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Latest Neuroanatomy Stories

Promising Nerve Research From Stem Cells Plus Nanofibers
2012-11-07 15:29:57

University of Michigan Health System Researchers coax cells to grow and myelinate along thin fibers, with potential use in testing treatments for neurological diseases Every week in his clinic at the University of Michigan, neurologist Joseph Corey, M.D., Ph.D., treats patients whose nerves are dying or shrinking due to disease or injury. He sees the pain, the loss of ability and the other effects that nerve-destroying conditions cause — and wishes he could give patients more...

rhesus monkey
2012-11-07 14:49:05

Jedidiah Becker for redOrbit.com — Your Universe Online In 2005, Norwegian researchers discovered a previously unknown type of neuron by placing electrodes deep within the cerebral cortex of rats. Dubbed “grid cells,” these specialized neurons were so named because they fire in distinct clusters, each of which constitutes the vertex of a grid-like pattern of equilateral triangles. This recurring triangular, lattice-like firing pattern is what distinguishes grid cells from other...

2012-11-02 14:49:03

World-leading experts in Magnetic Resonance Imaging from The University of Nottingham´s Sir Peter Mansfield Magnetic Resonance Centre have made a key discovery which could give the medical world a new tool for the improved diagnosis and monitoring of neuro-degenerative diseases like multiple sclerosis. The new study, published in the Proceedings of the National Academy of Science, reveals why images of the brain produced using the latest MRI techniques are so sensitive to the...

Prefrontal Cortex Controls Habits
2012-10-30 19:33:47

Lee Rannals for redOrbit.com — Your Universe Online Neuroscientists have identified a region of the brain that is capable of switching between new and old habits. A new study by MIT neuroscientists has found a wall region of the brain's prefrontal cortex is responsible for moment-by-moment control of which habits are switched on at a given time. “We´ve always thought – and I still do – that the value of a habit is you don´t have to think about it. It...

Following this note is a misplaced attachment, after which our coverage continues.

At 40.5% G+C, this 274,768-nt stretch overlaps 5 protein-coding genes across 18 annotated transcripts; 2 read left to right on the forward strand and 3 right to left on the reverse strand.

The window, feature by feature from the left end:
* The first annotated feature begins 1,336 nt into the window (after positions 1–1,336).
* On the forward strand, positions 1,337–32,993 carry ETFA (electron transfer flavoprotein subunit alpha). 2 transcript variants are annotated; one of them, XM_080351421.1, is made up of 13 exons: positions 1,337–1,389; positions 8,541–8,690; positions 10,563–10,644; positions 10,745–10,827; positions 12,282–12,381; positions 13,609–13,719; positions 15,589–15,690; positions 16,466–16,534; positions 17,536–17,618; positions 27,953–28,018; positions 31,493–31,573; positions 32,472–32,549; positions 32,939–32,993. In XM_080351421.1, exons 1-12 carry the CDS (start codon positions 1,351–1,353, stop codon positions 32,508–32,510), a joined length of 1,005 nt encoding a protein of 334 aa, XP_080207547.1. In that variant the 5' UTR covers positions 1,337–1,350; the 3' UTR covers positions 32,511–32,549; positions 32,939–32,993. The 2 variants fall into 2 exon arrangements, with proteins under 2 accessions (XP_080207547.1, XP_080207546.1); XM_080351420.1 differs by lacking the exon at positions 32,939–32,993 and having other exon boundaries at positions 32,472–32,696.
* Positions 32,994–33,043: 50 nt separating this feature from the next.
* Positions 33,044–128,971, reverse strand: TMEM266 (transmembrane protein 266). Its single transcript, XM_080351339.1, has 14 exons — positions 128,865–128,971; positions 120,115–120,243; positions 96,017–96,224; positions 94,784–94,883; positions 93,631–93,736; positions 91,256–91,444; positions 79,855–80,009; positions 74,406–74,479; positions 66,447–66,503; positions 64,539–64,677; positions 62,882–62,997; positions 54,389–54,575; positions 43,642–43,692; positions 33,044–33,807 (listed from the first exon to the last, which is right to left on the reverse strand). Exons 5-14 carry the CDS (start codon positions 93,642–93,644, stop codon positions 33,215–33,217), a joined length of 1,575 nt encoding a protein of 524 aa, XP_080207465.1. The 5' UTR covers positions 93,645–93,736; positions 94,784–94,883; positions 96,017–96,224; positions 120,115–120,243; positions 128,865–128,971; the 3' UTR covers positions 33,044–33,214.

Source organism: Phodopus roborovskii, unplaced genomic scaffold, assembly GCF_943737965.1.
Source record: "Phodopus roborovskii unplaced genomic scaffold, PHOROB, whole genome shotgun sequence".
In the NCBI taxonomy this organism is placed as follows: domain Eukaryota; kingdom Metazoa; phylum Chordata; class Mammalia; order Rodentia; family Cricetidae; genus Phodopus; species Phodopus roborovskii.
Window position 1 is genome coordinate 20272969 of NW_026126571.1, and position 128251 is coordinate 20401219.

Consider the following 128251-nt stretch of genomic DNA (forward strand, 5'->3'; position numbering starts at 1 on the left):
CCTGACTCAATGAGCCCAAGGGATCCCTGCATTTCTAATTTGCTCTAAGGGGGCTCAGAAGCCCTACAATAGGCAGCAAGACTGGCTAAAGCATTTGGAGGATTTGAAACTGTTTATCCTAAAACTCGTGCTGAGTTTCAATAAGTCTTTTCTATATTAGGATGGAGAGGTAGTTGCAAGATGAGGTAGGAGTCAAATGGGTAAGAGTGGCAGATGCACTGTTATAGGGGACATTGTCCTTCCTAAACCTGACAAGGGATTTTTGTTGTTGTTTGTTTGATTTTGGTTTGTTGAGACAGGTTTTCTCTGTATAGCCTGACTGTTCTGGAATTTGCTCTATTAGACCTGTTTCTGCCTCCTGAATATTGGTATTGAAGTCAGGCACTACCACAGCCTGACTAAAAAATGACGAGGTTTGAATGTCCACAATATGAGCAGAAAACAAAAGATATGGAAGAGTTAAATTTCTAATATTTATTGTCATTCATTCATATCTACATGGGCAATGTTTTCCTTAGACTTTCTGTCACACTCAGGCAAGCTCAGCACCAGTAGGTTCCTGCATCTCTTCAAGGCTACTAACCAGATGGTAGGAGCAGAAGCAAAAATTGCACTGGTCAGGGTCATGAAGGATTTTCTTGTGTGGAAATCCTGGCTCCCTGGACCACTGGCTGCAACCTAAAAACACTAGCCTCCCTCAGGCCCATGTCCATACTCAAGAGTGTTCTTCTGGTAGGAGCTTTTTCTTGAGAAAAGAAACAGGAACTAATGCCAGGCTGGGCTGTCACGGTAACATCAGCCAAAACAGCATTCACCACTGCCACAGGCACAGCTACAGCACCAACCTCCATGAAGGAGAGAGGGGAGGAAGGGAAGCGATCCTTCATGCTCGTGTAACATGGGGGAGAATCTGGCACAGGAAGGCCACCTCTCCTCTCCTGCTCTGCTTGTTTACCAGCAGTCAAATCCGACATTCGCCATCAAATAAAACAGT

2012-10-30 12:35:05

A study in The Journal of Cell Biology shows how a transcription factor called STAT3 remains in the axon of nerve cells to help prevent neurodegeneration. The findings could pave the way for future drug therapies to slow nerve damage in patients with neurodegenerative diseases. In Lou Gehrig's Disease (ALS) and other neurodegenerative diseases, nerve cells usually die in stages, with axons deteriorating first and the cells themselves perishing later. Axon degeneration may represent a...

Monkeys Deconstruct The World Through Triangular Grids
2012-10-29 09:16:42

Brett Smith for redOrbit.com - Your Universe Online Researchers at Emory University have shown that some primates visually deconstruct the world through triangular grids. According to their report in the journal Nature, the scientists have identified grid cells in the brains of rhesus monkeys that fire in triangular patterns as their eyes scan a scene. Uncovering this brain activity in primates could have larger ramifications as the grid cells are connected to how we view and recall...